Here’s a question to ask yourself: Are your daily goals and protocols as a hospitalist aligned with the needs of your patients and their loved ones?
I’d always considered myself to be someone who communicated well with patients and families, even while striving for efficiency and productivity in my work. But two recent personal encounters have me rethinking some of my ways.
The first was the admission of my son with Stevens-Johnson Syndrome the week before Thanksgiving–a very harrowing experience for any parent, and one that I pray none of you ever has to go through. Thankfully, he has done well and has recovered completely without long-term sequelae. Shortly after that, I became a patient myself as I underwent back surgery. Both experiences have given me fresh perspectives on what our patients and families experience and feel on a daily basis.
Here’s the first epiphany I had: We physicians don’t realize how intrusive and invasive our daily routine is to patients and their families. Many of the more “routine” procedures, tests and exams, which require no preparation on our part and which we perform many times a day, are less than routine to the patients on whom we perform them.
Little things such as a Foley catheter, a PICC line or removal of a surgical drain–to a patient, these aren’t trivial, and ideally, patients and/or their families should receive some discussion and preparation before they take place. Even a daily exam, especially one that involves the patient being disrobed or exposed, is something that needs to be respected, forewarned and not taken lightly. In the name of “efficiency” around the hospital, I know I am guilty of having taken just these things for granted and have not been as courteous or thoughtful as I might have been otherwise.
Rounding early on patients, while not always practical, is important to patients and their families. Even a brief visit, with an agreement to come back later in the day to spend more time, means a great deal. You’re giving them the impression that today’s data have been analyzed and acted upon, and that a plan for the day is in place. Rounding at 4 p.m., to a patient, means that we have wasted a day and missed opportunities to make needed changes in the plan. Patients and families don’t care what time we write a progress note, but they do notice our attentiveness to details regarding patient care–and early is better than late. If there is any way to save the “scut” work and to even consider “pre-rounding” on certain patients, they will perceive this as attentive and efficient , and they’ll appreciate it.
Making time to communicate with families is one of the most important but easiest to overlook items that we do on a regular basis. We regularly expect those patients who are “A+Ox3” to comprehend and communicate the plan to their family. But frequently, we overestimate their ability to do so.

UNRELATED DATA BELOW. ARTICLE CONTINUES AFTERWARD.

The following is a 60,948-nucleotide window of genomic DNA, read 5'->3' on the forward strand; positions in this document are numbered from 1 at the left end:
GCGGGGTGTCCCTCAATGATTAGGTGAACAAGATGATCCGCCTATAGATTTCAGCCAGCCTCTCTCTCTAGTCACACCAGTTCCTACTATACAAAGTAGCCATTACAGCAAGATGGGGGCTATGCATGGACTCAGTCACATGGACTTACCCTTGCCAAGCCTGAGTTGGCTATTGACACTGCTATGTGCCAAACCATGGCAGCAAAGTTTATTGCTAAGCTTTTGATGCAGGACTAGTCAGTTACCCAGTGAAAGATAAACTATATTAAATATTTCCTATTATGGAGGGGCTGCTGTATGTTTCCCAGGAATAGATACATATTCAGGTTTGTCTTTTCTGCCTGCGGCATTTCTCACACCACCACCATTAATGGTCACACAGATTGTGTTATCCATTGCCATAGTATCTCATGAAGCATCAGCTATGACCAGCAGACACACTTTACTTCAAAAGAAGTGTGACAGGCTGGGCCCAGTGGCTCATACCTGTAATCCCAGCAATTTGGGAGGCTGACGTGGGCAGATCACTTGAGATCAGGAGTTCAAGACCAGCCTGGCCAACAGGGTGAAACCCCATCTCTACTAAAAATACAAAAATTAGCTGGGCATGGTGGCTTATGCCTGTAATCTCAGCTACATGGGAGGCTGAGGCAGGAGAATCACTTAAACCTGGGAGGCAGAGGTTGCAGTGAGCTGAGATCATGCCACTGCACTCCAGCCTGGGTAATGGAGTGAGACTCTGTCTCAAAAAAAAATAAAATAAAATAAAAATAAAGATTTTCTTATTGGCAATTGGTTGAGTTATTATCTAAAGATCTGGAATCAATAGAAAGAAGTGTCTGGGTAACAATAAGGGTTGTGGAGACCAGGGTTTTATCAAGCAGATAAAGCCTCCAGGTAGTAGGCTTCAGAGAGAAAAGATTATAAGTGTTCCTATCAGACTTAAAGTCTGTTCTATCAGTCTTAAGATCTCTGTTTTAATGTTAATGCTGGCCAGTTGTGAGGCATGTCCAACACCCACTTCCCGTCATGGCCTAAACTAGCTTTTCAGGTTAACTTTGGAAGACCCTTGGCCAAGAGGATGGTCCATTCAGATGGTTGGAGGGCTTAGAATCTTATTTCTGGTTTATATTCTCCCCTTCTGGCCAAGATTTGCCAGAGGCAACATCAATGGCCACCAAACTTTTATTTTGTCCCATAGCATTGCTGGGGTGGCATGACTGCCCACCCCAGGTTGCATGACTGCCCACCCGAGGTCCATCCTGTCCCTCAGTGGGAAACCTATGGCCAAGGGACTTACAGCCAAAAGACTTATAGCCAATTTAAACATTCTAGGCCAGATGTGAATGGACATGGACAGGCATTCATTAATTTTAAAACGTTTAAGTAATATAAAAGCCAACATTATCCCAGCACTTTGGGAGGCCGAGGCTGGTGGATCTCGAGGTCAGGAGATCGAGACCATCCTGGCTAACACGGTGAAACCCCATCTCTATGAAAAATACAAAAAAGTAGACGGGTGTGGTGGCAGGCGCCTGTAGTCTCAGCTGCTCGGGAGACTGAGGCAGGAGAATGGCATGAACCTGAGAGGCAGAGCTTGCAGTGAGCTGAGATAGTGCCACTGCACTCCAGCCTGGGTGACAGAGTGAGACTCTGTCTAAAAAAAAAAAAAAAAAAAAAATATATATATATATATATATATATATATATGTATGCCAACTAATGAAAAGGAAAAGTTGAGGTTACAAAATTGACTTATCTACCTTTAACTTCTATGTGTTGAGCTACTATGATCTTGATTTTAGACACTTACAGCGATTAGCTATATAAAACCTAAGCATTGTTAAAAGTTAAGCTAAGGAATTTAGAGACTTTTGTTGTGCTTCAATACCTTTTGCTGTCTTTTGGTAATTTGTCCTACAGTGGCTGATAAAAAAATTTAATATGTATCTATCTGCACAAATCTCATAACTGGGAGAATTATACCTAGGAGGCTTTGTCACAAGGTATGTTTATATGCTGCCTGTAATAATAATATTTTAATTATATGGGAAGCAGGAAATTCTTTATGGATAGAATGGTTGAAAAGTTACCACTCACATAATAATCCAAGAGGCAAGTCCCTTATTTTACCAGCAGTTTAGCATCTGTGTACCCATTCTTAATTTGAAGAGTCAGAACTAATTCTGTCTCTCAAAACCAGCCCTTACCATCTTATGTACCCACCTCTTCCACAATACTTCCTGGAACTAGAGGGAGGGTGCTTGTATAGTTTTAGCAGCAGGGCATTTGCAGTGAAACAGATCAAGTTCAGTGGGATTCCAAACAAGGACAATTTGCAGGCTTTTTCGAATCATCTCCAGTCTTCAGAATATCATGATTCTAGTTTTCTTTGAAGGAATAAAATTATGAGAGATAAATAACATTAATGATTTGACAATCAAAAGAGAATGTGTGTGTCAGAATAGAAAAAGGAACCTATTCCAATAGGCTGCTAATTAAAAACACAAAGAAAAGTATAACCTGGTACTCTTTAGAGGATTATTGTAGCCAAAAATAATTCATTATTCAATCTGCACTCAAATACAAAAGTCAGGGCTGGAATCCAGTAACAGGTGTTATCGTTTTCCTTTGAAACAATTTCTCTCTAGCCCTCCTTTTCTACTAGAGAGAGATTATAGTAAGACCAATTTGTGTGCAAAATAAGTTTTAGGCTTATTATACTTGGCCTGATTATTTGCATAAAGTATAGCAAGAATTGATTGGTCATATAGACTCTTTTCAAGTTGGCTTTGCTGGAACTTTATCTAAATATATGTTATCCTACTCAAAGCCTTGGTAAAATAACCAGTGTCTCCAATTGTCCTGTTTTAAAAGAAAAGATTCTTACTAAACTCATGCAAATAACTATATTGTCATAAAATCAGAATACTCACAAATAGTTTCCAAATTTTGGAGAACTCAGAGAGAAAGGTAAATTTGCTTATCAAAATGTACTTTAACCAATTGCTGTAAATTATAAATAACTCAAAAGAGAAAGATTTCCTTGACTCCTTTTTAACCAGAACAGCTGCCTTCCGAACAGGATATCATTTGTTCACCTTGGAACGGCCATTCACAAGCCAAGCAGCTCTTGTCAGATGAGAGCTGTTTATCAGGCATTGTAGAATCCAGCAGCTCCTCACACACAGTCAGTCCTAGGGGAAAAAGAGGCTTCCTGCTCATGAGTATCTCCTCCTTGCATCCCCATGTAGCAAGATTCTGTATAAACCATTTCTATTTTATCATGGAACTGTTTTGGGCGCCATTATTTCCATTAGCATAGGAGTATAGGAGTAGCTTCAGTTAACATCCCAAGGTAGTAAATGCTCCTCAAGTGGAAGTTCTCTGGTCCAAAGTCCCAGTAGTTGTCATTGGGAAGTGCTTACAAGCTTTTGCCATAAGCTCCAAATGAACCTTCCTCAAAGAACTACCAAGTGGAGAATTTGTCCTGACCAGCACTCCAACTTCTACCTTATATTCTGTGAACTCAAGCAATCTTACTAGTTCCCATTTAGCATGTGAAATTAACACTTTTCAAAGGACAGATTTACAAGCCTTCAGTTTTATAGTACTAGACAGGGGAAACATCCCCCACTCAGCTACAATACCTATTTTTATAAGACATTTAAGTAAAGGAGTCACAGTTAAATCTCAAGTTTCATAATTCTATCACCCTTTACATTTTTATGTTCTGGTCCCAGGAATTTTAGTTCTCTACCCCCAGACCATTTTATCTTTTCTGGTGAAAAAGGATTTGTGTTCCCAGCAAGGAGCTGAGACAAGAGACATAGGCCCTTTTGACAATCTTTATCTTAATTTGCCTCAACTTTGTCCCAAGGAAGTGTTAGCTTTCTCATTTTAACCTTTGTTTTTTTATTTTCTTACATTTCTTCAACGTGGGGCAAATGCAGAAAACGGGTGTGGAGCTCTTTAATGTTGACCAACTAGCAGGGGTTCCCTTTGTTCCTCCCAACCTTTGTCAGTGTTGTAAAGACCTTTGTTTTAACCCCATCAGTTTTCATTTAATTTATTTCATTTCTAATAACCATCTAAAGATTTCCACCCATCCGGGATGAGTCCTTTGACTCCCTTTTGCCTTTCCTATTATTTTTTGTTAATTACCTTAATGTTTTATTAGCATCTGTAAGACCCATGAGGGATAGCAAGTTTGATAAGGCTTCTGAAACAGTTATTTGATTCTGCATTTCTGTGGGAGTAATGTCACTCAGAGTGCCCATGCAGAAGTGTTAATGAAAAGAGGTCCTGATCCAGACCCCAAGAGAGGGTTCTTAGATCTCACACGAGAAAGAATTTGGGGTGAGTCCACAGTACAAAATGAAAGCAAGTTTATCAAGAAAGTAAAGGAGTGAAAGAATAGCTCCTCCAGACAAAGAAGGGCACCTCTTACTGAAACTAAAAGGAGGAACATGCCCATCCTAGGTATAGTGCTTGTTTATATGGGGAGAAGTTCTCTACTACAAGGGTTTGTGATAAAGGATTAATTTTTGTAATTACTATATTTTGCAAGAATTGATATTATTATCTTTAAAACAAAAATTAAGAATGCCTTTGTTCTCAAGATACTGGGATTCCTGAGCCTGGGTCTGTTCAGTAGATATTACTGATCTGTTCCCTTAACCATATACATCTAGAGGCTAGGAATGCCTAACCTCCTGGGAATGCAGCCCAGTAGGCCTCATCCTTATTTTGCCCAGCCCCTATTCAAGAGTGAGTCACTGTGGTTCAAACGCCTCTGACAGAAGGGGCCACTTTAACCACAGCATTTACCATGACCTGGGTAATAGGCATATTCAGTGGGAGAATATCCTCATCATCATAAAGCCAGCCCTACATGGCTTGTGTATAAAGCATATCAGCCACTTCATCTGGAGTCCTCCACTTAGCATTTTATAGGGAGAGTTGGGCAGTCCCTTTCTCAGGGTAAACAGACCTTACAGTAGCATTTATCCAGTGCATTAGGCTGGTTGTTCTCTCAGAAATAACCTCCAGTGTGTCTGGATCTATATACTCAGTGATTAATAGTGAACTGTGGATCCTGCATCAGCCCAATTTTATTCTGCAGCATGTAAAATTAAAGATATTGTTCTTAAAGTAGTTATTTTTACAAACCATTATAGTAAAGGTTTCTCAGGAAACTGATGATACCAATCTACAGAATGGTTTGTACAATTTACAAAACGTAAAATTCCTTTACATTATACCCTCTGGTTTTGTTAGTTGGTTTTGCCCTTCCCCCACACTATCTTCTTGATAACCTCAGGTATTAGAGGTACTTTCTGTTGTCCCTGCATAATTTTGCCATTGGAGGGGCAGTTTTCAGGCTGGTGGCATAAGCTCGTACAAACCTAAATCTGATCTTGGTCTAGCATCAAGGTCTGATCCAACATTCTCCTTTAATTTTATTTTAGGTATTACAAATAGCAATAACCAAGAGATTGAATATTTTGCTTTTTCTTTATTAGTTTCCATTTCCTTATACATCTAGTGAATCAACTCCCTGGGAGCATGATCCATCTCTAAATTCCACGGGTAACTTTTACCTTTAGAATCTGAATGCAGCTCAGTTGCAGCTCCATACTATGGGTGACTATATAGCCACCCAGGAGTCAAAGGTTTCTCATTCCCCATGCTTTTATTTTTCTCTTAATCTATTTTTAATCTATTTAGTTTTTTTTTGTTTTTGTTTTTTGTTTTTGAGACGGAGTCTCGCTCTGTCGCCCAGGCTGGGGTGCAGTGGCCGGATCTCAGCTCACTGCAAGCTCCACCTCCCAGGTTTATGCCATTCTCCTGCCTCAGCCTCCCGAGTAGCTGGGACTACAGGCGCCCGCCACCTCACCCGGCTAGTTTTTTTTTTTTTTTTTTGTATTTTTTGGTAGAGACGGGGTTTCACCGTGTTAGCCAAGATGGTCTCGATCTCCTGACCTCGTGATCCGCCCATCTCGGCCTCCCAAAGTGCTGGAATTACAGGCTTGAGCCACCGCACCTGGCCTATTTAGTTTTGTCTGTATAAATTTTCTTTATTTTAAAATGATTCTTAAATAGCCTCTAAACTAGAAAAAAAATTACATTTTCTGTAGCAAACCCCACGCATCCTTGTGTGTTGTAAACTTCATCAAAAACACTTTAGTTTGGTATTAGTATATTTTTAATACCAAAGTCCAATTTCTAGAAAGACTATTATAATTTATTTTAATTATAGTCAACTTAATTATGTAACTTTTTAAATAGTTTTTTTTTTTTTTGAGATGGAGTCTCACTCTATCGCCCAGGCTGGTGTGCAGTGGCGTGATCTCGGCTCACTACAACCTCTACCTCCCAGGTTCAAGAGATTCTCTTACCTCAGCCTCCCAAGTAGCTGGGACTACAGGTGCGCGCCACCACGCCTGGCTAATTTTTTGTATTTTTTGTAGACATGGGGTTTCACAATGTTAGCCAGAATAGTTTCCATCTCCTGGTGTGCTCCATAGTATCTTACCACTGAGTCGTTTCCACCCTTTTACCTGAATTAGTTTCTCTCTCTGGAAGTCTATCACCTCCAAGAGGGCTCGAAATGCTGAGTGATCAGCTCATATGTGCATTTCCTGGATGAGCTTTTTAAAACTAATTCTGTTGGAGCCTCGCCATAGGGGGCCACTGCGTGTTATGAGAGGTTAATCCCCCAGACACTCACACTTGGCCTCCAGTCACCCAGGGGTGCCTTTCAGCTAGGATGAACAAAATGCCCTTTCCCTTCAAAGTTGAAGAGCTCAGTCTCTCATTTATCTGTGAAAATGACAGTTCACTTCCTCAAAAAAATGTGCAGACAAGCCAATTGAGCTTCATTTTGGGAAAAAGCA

Medications, especially narcotics or sedatives, sleep deprivation, pain and anxiety, all can have a big impact on the patient’s ability to process the details of our brief visit. They also make it necessary for us to have a clear conversation with those less impaired (the family). This may be the most important risk management strategy we employ on a daily basis. A simple phone call to a family member or an agreement to return later in the day to speak to the family contact, goes a long way, and creates trust in the patient-physician-family relationships.
Lastly, while this is certainly a “hot topic” in hospital medicine and certainly not one I would say has been overlooked, I would still like to put my plug in for clear, concise, communication with the PCP at discharge. I do believe that the traditional method we were all taught in residency to dictate discharge summaries has become obsolete.
Instead, we should rethink how we present information to the PCP and reorganize it so that important, pertinent information is presented early and does not require a PCP to read through a 4-page summary to realize that an acute hepatitis profile was pending at the time of discharge. Here’s what I would suggest as a format:
- Admit and discharge date
- Discharge diagnoses
- Discharge meds, with attention to or highlighting of any meds that have been changed or discontinued
- Pending studies or labs requiring follow-up
- Other issues requiring follow-up including specialist follow-up, if applicable
- Brief hospital course summary
- Summary of lab/imaging studies–just pertinent results, not a daily recount of the patient’s potassium levels
As part of our medical education, we were not forced to spend a day as a patient. Maybe we should have been. I learned a lot looking at what we do from the other side.